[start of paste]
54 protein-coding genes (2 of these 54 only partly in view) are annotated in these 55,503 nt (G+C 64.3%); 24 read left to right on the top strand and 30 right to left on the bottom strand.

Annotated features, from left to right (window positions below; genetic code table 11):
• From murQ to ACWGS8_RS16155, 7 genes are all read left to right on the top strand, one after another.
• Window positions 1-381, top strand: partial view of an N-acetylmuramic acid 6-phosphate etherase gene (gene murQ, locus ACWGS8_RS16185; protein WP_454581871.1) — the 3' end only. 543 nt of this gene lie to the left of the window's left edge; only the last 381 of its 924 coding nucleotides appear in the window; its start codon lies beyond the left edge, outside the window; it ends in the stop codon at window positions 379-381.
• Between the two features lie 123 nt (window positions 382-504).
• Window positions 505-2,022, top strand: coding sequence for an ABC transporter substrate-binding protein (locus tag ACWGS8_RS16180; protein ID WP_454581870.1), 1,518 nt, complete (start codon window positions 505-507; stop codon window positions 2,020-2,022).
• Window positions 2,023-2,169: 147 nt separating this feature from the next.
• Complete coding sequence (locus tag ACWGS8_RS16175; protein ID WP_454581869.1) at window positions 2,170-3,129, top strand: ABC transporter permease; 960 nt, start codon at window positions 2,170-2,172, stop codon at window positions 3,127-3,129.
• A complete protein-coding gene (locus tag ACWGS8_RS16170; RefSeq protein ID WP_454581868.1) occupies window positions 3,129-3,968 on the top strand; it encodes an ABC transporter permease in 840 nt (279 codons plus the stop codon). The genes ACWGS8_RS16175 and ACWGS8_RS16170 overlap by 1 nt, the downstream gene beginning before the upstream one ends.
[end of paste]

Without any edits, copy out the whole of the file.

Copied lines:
54 protein-coding genes (2 of these 54 only partly in view) are annotated in these 55,503 nt (G+C 64.3%); 24 read left to right on the top strand and 30 right to left on the bottom strand.

Annotated features, from left to right (window positions below; genetic code table 11):
• From murQ to ACWGS8_RS16155, 7 genes are all read left to right on the top strand, one after another.
• Window positions 1-381, top strand: partial view of an N-acetylmuramic acid 6-phosphate etherase gene (gene murQ, locus ACWGS8_RS16185; protein WP_454581871.1) — the 3' end only. 543 nt of this gene lie to the left of the window's left edge; only the last 381 of its 924 coding nucleotides appear in the window; its start codon lies beyond the left edge, outside the window; it ends in the stop codon at window positions 379-381.
• Between the two features lie 123 nt (window positions 382-504).
• Window positions 505-2,022, top strand: coding sequence for an ABC transporter substrate-binding protein (locus tag ACWGS8_RS16180; protein ID WP_454581870.1), 1,518 nt, complete (start codon window positions 505-507; stop codon window positions 2,020-2,022).
• Window positions 2,023-2,169: 147 nt separating this feature from the next.
• Complete coding sequence (locus tag ACWGS8_RS16175; protein ID WP_454581869.1) at window positions 2,170-3,129, top strand: ABC transporter permease; 960 nt, start codon at window positions 2,170-2,172, stop codon at window positions 3,127-3,129.
• A complete protein-coding gene (locus tag ACWGS8_RS16170; RefSeq protein ID WP_454581868.1) occupies window positions 3,129-3,968 on the top strand; it encodes an ABC transporter permease in 840 nt (279 codons plus the stop codon). The genes ACWGS8_RS16175 and ACWGS8_RS16170 overlap by 1 nt, the downstream gene beginning before the upstream one ends.